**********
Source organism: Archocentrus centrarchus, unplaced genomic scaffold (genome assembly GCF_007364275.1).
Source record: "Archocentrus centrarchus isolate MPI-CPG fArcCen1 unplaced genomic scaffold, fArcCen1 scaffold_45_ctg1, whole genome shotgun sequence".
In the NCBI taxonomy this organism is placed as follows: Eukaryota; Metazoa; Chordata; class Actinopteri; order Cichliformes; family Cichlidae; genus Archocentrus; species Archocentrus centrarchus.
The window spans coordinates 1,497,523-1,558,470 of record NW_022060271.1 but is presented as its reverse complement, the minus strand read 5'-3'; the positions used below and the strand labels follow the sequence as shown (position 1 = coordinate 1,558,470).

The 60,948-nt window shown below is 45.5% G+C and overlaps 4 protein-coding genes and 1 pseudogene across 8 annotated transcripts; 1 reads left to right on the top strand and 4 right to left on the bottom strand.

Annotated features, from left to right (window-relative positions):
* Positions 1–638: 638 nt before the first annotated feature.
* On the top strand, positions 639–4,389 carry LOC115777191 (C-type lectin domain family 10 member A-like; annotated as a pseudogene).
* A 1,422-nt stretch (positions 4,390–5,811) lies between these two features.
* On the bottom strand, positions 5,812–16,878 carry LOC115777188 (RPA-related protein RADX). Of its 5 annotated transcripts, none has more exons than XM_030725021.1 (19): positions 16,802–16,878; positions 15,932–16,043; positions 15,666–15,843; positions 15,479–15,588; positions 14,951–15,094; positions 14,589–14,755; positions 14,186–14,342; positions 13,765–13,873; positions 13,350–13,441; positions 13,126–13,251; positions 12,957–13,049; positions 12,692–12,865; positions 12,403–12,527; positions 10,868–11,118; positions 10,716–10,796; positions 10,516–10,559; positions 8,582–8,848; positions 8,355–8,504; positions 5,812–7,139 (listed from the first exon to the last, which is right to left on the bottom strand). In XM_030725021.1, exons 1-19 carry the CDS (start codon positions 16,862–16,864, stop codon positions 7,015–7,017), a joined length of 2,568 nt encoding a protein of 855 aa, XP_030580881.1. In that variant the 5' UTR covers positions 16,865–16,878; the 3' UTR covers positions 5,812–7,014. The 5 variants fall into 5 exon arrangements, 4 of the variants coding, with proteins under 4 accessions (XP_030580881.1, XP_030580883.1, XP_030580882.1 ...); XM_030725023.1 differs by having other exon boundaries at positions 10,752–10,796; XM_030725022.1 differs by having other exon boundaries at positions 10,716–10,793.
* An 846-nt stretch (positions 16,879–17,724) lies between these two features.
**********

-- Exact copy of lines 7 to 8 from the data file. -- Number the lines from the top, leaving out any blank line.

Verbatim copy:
* Positions 1–638: 638 nt before the first annotated feature.
* On the top strand, positions 639–4,389 carry LOC115777191 (C-type lectin domain family 10 member A-like; annotated as a pseudogene).